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Transport minister John Bowis today challenged Britain's rail companies to improve security at their stations and t...
Transport minister John Bowis today challenged Britain's rail companies to improve security at their stations and to display to their customers that their stations are virtually crime-free zones.

The minister asked the industry to join with the government to develop a national 'Secure Stations' scheme. This would bring recognition to those operators and stations that had made particular efforts to ensure their customers' personal security.

Mr Bowis said:

'Public transport provide safe travel and the majority of our railway stations are safe places to travel from.

'Unfortunately there is a public perception that our trains and stations provide an environment where they are not secure from crime.

'Much has already been done around the country by our rail operators and police forces to dispel that notion. In particular, Chiltern Railways, LTS Rail, South Eastern Trains, Thameslink and ScotRail have implemented schemes to substantially increase the visible levels of personal security offered to their customers.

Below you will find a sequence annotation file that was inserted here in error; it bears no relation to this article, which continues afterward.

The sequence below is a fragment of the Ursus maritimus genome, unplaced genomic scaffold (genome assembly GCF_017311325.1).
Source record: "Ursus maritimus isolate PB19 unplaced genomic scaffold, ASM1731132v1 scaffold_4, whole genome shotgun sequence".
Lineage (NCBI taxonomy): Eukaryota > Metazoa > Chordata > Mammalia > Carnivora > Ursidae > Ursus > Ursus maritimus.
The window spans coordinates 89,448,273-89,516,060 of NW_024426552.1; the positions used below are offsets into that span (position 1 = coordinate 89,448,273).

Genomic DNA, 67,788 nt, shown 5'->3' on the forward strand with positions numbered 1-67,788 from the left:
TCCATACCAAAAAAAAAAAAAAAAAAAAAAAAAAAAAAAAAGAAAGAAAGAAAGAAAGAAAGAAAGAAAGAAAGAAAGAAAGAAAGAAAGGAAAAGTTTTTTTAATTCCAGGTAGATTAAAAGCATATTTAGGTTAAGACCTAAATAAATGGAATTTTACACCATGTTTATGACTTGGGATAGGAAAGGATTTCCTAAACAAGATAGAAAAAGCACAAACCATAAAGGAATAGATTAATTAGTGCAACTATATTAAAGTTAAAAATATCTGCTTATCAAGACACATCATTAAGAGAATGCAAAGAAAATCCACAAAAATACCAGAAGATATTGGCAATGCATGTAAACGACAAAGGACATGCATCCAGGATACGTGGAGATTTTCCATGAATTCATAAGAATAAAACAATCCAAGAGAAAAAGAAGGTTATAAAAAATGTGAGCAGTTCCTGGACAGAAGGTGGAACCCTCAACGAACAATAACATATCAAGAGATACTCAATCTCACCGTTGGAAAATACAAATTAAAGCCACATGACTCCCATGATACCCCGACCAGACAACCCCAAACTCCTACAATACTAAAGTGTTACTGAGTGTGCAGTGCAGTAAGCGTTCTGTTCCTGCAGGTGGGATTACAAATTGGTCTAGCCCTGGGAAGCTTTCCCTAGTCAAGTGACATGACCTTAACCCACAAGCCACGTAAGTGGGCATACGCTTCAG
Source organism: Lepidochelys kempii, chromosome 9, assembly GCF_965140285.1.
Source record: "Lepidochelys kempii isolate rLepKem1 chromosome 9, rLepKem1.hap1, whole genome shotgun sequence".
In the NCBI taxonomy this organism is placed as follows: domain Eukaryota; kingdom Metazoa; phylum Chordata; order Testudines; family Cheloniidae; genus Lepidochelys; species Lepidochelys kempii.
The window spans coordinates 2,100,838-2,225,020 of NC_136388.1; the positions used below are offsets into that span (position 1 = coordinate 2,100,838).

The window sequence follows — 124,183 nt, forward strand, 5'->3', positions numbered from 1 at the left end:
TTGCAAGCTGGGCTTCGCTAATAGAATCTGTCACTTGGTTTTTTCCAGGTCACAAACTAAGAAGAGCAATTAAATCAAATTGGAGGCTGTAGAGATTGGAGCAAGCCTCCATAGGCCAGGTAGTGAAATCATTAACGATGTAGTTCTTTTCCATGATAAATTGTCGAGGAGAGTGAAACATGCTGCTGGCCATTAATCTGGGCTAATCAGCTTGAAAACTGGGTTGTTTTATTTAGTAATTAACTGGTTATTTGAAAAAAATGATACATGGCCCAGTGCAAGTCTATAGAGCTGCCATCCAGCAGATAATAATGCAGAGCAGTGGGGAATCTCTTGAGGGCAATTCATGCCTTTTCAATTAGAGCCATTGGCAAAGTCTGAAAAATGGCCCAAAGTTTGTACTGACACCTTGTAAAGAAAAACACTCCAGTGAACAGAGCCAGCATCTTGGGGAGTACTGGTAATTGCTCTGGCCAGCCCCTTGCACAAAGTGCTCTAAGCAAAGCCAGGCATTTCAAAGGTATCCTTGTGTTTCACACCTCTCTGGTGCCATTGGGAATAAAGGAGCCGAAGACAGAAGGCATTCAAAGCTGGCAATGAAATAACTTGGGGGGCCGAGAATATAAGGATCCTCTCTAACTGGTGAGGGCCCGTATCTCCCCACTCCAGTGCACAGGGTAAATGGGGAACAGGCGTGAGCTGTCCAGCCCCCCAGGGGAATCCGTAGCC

'A national initiative would provide recognition to such successful schemes, establish standards for best practice and accredit individual stations which had worked with local British Transport Police to implement security measures.

'The success of such a scheme would be measured not only in reduced crime levels, increased passenger numbers and a boost in public confidence.

'As our railway industry enters a new era of private ownership and competition, it is in the interests of both operators and customers for successes to be publicised. I am confident that the industry will welcome such a scheme and meet the challenge which it offers.'

Mr Bowis also announced that the department of transport is commissioning research to examine whether the public perception of the risk of crime on public transport stops them from using it and what operators can do to make passengers feel more secure.

The minister said that guidelines were being issued to help operators to assess their own infrastructure and procedures on the grounds of personal security.

'Personal security is important to all of us,' he said.

'It is in the best interests of all those involved in public transport to underline to their customers the measures that are in place to enhance this.'

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